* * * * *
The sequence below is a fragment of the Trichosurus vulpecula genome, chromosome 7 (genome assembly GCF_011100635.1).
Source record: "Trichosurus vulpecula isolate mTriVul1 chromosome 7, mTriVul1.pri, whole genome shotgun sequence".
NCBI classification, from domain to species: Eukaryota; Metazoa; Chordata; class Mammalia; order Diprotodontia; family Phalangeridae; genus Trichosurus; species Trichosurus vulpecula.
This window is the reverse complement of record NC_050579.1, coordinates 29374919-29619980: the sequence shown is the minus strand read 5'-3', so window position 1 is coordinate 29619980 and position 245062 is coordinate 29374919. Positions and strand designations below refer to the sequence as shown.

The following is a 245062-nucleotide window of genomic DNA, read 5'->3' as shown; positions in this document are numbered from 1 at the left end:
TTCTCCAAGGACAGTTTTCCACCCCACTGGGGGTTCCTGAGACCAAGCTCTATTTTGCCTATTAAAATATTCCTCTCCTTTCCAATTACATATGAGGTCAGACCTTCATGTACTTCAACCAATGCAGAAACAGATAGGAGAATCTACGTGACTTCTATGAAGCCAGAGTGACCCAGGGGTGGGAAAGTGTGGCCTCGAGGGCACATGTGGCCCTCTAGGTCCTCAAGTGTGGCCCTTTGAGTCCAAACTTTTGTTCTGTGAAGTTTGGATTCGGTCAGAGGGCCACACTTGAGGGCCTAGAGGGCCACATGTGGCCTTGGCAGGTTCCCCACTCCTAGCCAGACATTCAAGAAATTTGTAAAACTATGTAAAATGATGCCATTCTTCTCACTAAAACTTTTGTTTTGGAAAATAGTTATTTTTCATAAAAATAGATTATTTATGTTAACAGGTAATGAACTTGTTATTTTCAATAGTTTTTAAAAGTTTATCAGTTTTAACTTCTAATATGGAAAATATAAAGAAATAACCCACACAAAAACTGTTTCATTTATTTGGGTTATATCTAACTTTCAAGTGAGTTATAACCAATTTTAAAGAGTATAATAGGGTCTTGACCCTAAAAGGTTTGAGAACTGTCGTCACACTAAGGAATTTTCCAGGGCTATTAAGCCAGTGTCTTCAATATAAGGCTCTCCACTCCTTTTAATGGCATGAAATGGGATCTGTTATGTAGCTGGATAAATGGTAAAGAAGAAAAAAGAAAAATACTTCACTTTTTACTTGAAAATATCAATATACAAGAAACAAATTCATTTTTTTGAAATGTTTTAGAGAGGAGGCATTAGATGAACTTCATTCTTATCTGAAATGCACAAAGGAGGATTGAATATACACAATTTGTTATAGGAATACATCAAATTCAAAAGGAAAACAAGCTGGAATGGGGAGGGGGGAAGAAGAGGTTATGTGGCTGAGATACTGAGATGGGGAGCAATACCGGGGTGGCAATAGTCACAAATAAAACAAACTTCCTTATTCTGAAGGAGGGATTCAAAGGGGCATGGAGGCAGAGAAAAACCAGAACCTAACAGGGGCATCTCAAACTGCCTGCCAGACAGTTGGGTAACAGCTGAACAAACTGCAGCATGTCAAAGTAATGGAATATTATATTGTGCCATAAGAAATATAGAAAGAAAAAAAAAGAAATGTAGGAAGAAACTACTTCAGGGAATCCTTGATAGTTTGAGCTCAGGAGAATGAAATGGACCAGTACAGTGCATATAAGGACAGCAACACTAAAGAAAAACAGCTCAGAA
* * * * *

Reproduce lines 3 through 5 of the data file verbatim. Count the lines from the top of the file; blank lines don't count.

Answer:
NCBI classification, from domain to species: Eukaryota; Metazoa; Chordata; class Mammalia; order Diprotodontia; family Phalangeridae; genus Trichosurus; species Trichosurus vulpecula.
This window is the reverse complement of record NC_050579.1, coordinates 29374919-29619980: the sequence shown is the minus strand read 5'-3', so window position 1 is coordinate 29619980 and position 245062 is coordinate 29374919. Positions and strand designations below refer to the sequence as shown.

The following is a 245062-nucleotide window of genomic DNA, read 5'->3' as shown; positions in this document are numbered from 1 at the left end: